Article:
PORT-AU-PRINCE (Reuters) - Fifteen children died in a fire that swept overnight through an orphanage in Haiti run by a U.S. religious group, authorities said on Friday, triggering renewed controversy over the hundreds of unlicensed orphanages in the poorest nation in the Americas.
Two children were burned to death and 13 died due to smoke inhalation in the blaze that ravaged the Pennsylvania-based Church of Bible Understanding’s orphanage in Kenscoff, just south of the capital.
The cause of the blaze was not clear. One of the children at the orphanage told Reuters they had been using candles because the power in the block was out and a generator was not working.
Arielle Jeanty Villedrouin, director of the Institute for Social Welfare, said the religious group did not have a license to operate the institution, which housed around 60 children.
“Orphanages” - which in reality mostly house not just orphans but children whose parents feel they cannot afford to look after them - proliferated after the 2010 earthquake in Haiti that killed tens of thousands.
Yet just 35 of 754 such institutions are officially authorized, with another 100 in the process of getting a license. The government has closed around 160 institutions over the last five years, Villedrouin said, and has barred more from opening.
“We are going to place them in a transit centre while we do research on their family and see if we can reunite them with their parents,” she told Reuters.
Four in five of the around 30,000 children in Haiti’s orphanages have living parents, according to the government.
A woman who answered the Church of Bible Understanding’s telephone number in Port-au-Prince, asked for comment, said: “We will make it known when it is appropriate.”
There was no response to a voicemail seeking comment at the number listed for the Orphanage of the Church of Bible Understanding at its office in Scranton, Pennsylvania.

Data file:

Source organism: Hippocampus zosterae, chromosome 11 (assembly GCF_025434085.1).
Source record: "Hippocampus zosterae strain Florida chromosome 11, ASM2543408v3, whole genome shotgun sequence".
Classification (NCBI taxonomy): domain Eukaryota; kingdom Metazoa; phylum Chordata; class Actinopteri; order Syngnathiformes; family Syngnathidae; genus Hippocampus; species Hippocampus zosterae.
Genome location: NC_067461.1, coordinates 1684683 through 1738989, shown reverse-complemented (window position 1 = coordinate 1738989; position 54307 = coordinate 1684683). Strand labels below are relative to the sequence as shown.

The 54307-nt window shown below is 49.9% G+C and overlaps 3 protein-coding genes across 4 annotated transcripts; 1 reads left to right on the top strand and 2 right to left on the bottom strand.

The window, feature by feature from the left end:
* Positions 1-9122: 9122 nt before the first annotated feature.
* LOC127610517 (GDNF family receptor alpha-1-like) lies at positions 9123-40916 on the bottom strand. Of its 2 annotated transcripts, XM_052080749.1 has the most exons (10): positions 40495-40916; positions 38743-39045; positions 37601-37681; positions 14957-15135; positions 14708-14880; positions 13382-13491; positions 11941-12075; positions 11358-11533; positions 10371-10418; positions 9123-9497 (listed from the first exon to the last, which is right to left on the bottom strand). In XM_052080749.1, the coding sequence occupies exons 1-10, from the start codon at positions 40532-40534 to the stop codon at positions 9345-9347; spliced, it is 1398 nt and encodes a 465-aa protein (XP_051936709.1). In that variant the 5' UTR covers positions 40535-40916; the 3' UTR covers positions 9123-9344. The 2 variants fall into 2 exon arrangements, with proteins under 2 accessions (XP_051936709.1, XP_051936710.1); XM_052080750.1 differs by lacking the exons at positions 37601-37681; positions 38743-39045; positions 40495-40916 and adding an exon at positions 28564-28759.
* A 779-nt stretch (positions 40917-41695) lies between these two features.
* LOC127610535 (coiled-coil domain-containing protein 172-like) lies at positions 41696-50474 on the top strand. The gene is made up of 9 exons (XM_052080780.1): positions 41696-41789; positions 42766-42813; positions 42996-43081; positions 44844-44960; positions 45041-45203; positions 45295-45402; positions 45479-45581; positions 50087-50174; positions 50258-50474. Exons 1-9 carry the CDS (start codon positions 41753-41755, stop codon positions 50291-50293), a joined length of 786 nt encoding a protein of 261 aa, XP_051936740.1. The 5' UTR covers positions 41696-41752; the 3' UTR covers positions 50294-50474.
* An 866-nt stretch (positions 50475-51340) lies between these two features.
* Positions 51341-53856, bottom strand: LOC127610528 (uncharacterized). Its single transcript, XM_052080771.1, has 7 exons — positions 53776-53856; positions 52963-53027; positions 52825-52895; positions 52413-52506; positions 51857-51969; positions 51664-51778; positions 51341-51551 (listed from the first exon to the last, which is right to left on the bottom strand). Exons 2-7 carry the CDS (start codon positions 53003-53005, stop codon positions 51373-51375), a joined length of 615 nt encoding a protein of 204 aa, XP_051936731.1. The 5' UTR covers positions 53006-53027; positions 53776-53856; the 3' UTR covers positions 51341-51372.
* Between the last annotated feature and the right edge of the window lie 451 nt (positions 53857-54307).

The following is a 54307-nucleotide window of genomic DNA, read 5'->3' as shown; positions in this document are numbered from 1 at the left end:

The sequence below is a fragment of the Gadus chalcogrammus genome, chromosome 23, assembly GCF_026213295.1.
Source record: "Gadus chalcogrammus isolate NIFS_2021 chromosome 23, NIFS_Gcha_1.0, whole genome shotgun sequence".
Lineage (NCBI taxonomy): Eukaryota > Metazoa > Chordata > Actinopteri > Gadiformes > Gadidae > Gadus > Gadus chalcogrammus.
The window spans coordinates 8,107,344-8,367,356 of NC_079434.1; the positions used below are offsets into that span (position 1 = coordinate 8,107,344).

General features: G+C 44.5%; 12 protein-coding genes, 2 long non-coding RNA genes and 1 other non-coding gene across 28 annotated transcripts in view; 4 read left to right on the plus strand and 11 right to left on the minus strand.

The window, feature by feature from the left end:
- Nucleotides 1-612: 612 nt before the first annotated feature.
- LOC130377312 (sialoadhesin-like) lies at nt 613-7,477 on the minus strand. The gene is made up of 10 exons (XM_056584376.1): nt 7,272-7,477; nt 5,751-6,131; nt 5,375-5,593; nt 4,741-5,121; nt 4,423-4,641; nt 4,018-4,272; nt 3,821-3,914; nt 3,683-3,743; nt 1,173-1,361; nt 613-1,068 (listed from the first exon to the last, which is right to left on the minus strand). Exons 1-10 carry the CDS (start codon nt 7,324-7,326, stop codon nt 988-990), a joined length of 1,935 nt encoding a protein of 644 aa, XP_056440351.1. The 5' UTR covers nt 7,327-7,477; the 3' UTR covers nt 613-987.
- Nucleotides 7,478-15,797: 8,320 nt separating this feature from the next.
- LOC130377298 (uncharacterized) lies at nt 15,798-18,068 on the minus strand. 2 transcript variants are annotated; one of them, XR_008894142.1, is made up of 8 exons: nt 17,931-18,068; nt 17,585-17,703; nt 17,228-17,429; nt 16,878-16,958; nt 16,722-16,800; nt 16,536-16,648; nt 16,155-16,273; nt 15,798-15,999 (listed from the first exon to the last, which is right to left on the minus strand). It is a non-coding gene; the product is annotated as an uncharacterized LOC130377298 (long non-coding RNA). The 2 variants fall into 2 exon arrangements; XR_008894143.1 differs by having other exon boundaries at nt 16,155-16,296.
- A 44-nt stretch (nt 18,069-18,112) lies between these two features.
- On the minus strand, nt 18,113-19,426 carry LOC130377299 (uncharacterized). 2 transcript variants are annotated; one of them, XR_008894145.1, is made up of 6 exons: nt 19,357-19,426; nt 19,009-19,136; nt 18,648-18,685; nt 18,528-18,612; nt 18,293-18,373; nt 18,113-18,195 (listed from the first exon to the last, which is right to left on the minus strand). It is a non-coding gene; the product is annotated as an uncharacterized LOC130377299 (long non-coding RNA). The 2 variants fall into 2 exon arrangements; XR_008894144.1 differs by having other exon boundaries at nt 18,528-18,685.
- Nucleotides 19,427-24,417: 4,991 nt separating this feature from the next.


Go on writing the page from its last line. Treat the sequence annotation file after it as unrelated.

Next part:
The group says on its website it opened its first orphanage in Haiti nearly 40 years ago, with a primary goal “to spread the Gospel to any and all who will receive it.”
“I call on the relevant authorities to take urgent measures to decipher the cause of this drama,” President Jovenel Moise wrote in a tweet, expressing his “profound sadness.”
Nearly 60% of Haiti’s 11.2 million inhabitants survive on less than $2.40 a day, according to the World Bank.
Poverty, disability and a lack of access to basic healthcare, education and social services mean many Haitian parents send their children to orphanages or wealthier relatives or acquaintances. Those taken in by relatives are often used as servants or isolated from children in the household and seldom sent to school, critics say.
Children living in hundreds of orphanages suffer sexual and physical abuse and some are trafficked into orphanages for profit to attract donations, the London-based charity Lumos wrote in a report three years ago.
Donors, mostly from the United States and faith-based organizations, give $70 million a year to one-third of Haiti’s orphanages, it said.
Reporting by Jeanty Junior Augustin and Andre Paultre in Port-au-Prince and Sarah Marsh in Havana; Editing by Tom Brown, Frances Kerry and Dan Grebler